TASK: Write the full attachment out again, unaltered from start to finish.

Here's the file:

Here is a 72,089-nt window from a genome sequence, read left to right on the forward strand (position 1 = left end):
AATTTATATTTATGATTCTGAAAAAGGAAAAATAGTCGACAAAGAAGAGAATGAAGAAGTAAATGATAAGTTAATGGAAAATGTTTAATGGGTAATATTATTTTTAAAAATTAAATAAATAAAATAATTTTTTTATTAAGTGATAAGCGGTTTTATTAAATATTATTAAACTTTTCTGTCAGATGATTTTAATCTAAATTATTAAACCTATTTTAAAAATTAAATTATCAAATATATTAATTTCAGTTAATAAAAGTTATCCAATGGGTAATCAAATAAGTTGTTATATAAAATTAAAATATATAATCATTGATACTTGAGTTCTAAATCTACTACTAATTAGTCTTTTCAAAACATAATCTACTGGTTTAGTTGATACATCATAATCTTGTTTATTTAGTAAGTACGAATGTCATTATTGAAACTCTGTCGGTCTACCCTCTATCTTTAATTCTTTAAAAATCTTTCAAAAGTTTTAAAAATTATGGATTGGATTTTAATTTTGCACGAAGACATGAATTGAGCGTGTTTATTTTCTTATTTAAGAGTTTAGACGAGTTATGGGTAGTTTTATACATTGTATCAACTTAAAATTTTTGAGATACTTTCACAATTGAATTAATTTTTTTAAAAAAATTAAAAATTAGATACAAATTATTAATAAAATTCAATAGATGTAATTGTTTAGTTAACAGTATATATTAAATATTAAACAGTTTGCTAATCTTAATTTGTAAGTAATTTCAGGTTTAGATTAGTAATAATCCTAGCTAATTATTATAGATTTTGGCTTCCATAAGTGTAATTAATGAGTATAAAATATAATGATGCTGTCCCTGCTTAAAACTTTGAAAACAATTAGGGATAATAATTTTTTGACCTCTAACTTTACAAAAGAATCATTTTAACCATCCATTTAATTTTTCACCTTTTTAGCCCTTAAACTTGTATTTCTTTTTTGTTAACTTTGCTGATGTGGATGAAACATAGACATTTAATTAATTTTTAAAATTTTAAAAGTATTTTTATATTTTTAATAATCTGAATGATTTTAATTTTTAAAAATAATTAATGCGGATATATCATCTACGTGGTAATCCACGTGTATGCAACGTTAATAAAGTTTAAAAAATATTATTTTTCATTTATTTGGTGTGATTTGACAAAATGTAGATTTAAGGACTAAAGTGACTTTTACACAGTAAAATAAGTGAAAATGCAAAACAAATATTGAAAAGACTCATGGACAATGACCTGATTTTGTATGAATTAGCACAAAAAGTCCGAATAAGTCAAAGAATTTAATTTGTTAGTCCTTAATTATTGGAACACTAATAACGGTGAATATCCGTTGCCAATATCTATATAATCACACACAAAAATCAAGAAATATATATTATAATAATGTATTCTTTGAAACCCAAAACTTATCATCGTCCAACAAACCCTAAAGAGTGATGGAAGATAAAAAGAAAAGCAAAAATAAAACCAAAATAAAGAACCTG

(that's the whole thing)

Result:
Here is a 72,089-nt window from a genome sequence, read left to right on the forward strand (position 1 = left end):
AATTTATATTTATGATTCTGAAAAAGGAAAAATAGTCGACAAAGAAGAGAATGAAGAAGTAAATGATAAGTTAATGGAAAATGTTTAATGGGTAATATTATTTTTAAAAATTAAATAAATAAAATAATTTTTTTATTAAGTGATAAGCGGTTTTATTAAATATTATTAAACTTTTCTGTCAGATGATTTTAATCTAAATTATTAAACCTATTTTAAAAATTAAATTATCAAATATATTAATTTCAGTTAATAAAAGTTATCCAATGGGTAATCAAATAAGTTGTTATATAAAATTAAAATATATAATCATTGATACTTGAGTTCTAAATCTACTACTAATTAGTCTTTTCAAAACATAATCTACTGGTTTAGTTGATACATCATAATCTTGTTTATTTAGTAAGTACGAATGTCATTATTGAAACTCTGTCGGTCTACCCTCTATCTTTAATTCTTTAAAAATCTTTCAAAAGTTTTAAAAATTATGGATTGGATTTTAATTTTGCACGAAGACATGAATTGAGCGTGTTTATTTTCTTATTTAAGAGTTTAGACGAGTTATGGGTAGTTTTATACATTGTATCAACTTAAAATTTTTGAGATACTTTCACAATTGAATTAATTTTTTTAAAAAAATTAAAAATTAGATACAAATTATTAATAAAATTCAATAGATGTAATTGTTTAGTTAACAGTATATATTAAATATTAAACAGTTTGCTAATCTTAATTTGTAAGTAATTTCAGGTTTAGATTAGTAATAATCCTAGCTAATTATTATAGATTTTGGCTTCCATAAGTGTAATTAATGAGTATAAAATATAATGATGCTGTCCCTGCTTAAAACTTTGAAAACAATTAGGGATAATAATTTTTTGACCTCTAACTTTACAAAAGAATCATTTTAACCATCCATTTAATTTTTCACCTTTTTAGCCCTTAAACTTGTATTTCTTTTTTGTTAACTTTGCTGATGTGGATGAAACATAGACATTTAATTAATTTTTAAAATTTTAAAAGTATTTTTATATTTTTAATAATCTGAATGATTTTAATTTTTAAAAATAATTAATGCGGATATATCATCTACGTGGTAATCCACGTGTATGCAACGTTAATAAAGTTTAAAAAATATTATTTTTCATTTATTTGGTGTGATTTGACAAAATGTAGATTTAAGGACTAAAGTGACTTTTACACAGTAAAATAAGTGAAAATGCAAAACAAATATTGAAAAGACTCATGGACAATGACCTGATTTTGTATGAATTAGCACAAAAAGTCCGAATAAGTCAAAGAATTTAATTTGTTAGTCCTTAATTATTGGAACACTAATAACGGTGAATATCCGTTGCCAATATCTATATAATCACACACAAAAATCAAGAAATATATATTATAATAATGTATTCTTTGAAACCCAAAACTTATCATCGTCCAACAAACCCTAAAGAGTGATGGAAGATAAAAAGAAAAGCAAAAATAAAACCAAAATAAAGAACCTG